COVID-19 continues to take the shine off luxury goods. Despite some signs of improvement this month, LVMH, the world’s biggest luxury goods group, admitted that its brick-and-mortar sales were erased by lockdowns across Europe and the United States in recent months, and that an immediate turnaround was unlikely.
“We can only hope at this point for a gradual recovery,” LVMH Chairman Bernard Arnault told investors on an online call Tuesday (June 30). However, Arnault said there were “quite vigorous” signs of recovery in June as lockdowns lifted in the EU, including the major shopping hubs Milan and Paris.
It comes after Chanel, the second-biggest player in the luxury sector behind the Louis Vuitton owner, said earlier this month that the industry had faced a “difficult” two years. Chanel has been sparse on specifics of the company’s sales, but Finance Chief Philippe Blondiaux told Reuters that a strong recovery in countries where the group’s shops have reopened could not make up for the lack of international travel, which has fueled luxury goods sales pre-pandemic.
“We anticipate that the external environment will continue to impact the luxury sector negatively for at least the next 18 to 24 months,” he said in a phone interview after the group reported its most recent earnings.
The pandemic is likely to hit demand for luxury goods hard, with tourism expected to be in a downturn for some time and the Chinese economy having slowed after driving substantial growth in recent years. Spending in Asia-Pacific on luxury goods is set to contract by 3.4 percent this year, a fall of $2.1 billion compared to 2019. That estimate comes from market intelligence company GlobalData, which predicts that total spending in the region will dip to $60.3 billion in 2020, compared to $62.4 billion in 2019.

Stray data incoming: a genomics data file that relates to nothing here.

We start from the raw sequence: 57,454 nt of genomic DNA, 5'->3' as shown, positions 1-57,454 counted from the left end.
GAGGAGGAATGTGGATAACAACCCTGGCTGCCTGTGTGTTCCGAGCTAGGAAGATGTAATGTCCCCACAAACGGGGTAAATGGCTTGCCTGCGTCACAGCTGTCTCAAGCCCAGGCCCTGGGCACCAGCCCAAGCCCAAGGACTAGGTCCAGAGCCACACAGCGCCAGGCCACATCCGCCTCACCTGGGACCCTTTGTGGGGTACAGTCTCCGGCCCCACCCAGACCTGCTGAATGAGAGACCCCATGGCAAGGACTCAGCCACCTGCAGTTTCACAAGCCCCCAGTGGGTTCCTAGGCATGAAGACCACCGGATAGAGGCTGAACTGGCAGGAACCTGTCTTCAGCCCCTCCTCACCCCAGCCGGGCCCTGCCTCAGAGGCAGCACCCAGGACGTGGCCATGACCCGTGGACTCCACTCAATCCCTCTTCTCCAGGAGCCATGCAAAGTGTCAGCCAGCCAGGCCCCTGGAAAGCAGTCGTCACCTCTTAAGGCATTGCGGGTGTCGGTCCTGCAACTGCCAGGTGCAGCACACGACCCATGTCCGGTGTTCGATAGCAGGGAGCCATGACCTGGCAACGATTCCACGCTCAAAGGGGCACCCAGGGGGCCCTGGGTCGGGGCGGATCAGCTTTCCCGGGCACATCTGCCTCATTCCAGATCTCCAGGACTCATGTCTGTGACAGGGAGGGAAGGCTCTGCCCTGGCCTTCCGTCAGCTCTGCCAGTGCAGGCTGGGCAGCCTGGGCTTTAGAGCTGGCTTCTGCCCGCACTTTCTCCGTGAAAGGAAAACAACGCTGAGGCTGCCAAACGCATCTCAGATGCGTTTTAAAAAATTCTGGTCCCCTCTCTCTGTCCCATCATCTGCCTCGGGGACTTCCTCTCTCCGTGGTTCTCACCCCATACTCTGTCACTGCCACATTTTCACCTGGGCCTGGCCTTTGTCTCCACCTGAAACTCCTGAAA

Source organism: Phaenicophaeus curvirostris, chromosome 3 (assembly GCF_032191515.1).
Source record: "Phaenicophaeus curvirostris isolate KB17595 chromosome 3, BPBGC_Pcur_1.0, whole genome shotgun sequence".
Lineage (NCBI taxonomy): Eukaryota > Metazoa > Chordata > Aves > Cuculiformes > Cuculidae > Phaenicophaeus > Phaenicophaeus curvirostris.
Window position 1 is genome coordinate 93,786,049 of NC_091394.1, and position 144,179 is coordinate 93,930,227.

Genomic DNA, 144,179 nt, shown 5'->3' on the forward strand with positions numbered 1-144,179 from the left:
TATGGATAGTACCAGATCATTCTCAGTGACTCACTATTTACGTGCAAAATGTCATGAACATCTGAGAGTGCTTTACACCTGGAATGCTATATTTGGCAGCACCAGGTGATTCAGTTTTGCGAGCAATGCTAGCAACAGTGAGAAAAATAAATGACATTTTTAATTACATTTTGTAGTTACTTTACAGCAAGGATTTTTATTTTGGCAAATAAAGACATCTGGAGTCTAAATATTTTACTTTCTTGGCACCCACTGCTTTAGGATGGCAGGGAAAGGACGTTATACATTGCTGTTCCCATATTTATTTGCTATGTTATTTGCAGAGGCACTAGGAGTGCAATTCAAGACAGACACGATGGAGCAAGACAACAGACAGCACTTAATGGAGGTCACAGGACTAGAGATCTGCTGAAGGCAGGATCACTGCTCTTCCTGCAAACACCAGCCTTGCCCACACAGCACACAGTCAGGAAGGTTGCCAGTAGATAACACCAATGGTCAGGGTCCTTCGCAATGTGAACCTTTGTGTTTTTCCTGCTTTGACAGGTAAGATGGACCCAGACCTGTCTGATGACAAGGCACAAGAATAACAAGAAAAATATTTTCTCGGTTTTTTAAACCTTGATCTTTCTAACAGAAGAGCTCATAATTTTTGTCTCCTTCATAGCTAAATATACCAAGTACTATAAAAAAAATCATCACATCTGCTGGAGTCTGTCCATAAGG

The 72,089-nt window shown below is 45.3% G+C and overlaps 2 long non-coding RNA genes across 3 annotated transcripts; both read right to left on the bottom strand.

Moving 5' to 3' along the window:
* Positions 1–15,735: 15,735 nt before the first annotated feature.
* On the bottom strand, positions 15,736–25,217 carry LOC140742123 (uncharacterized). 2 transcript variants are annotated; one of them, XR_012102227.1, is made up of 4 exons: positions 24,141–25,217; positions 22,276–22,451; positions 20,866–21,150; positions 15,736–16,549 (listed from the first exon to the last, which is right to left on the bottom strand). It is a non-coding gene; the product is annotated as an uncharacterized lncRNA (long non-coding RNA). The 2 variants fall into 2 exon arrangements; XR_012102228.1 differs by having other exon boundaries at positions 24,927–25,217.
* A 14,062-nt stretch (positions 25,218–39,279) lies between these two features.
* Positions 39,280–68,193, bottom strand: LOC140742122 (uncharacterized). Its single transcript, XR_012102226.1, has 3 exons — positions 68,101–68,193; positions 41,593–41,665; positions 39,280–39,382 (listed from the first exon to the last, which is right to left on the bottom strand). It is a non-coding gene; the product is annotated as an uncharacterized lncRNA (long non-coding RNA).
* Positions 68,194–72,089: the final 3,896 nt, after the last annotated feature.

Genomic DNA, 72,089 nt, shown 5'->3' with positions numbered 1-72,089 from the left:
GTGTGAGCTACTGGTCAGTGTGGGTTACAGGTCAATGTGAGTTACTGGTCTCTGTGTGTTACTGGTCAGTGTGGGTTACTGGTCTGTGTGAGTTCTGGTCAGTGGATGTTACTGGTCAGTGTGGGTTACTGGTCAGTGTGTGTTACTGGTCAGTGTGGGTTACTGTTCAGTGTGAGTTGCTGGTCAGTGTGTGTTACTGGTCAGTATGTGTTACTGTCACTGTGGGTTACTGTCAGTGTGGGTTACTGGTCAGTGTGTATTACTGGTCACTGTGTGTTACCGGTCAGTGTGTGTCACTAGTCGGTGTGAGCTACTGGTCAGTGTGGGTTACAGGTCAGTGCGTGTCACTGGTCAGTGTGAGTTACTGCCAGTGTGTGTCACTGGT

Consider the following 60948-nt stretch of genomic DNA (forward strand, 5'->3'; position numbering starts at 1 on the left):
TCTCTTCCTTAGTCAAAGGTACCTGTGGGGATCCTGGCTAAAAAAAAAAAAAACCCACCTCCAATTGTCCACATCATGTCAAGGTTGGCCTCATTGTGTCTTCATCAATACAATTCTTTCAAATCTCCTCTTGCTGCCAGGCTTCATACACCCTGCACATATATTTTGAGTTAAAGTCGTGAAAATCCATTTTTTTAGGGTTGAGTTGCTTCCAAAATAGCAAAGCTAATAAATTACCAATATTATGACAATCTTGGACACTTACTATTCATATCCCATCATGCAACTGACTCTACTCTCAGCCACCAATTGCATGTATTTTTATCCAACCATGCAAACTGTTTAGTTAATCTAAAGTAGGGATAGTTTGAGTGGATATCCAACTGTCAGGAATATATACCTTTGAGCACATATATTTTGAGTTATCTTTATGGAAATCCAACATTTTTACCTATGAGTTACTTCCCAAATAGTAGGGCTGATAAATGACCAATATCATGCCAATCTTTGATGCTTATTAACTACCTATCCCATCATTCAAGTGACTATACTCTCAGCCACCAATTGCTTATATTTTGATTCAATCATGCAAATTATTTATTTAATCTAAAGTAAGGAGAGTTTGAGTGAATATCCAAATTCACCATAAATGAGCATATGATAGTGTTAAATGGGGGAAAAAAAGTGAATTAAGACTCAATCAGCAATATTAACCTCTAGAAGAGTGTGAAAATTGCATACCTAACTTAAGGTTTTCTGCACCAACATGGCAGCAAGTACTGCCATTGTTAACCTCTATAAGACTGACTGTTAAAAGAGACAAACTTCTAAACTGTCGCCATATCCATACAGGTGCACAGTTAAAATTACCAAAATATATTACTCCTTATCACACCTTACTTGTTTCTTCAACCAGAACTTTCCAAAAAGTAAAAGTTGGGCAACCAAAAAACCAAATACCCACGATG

GlobalData analysts say the closure of a number of luxury-branded stores across Asia Pacific makes a short-term recovery unlikely.
“COVID-19 has forced luxury brands to postpone their fashion shows and cancel promotions events, and has disrupted supply chains,” GlobalData Retail Analyst Suresh Sunkara said. “However, since the start of the second quarter of this year, several countries in the region, including China, Japan and South Korea, have lifted most of their lockdown measures to bring normalcy in their economies, while countries such as India have begun phased relaxation of lockdown measures. This will bring some relief to luxury retailers, as they can now open their stores and resume operations.”
Could the online surge help luxury goods? Some brands, including Coach, Bulgari and Ferragamo, are actively trying to keep up with the digital shift. But it hasn’t been enough to overcome substantial obstacles, as faced by LVMH and Chanel. Trade site Luxury Daily says eCommerce could be a source of quality customer interactions.
“More than ever, the demand for luxury brands to provide high-quality, bespoke customer experiences should be considered, whether in-person or online,” noted the report. “Indeed, poor customer service is the leading deterrent when buying luxury goods/services (53 percent), meaning that luxury brands have to create memorable interactions with consumers in difficult times, maybe through phone interactions or video chats.”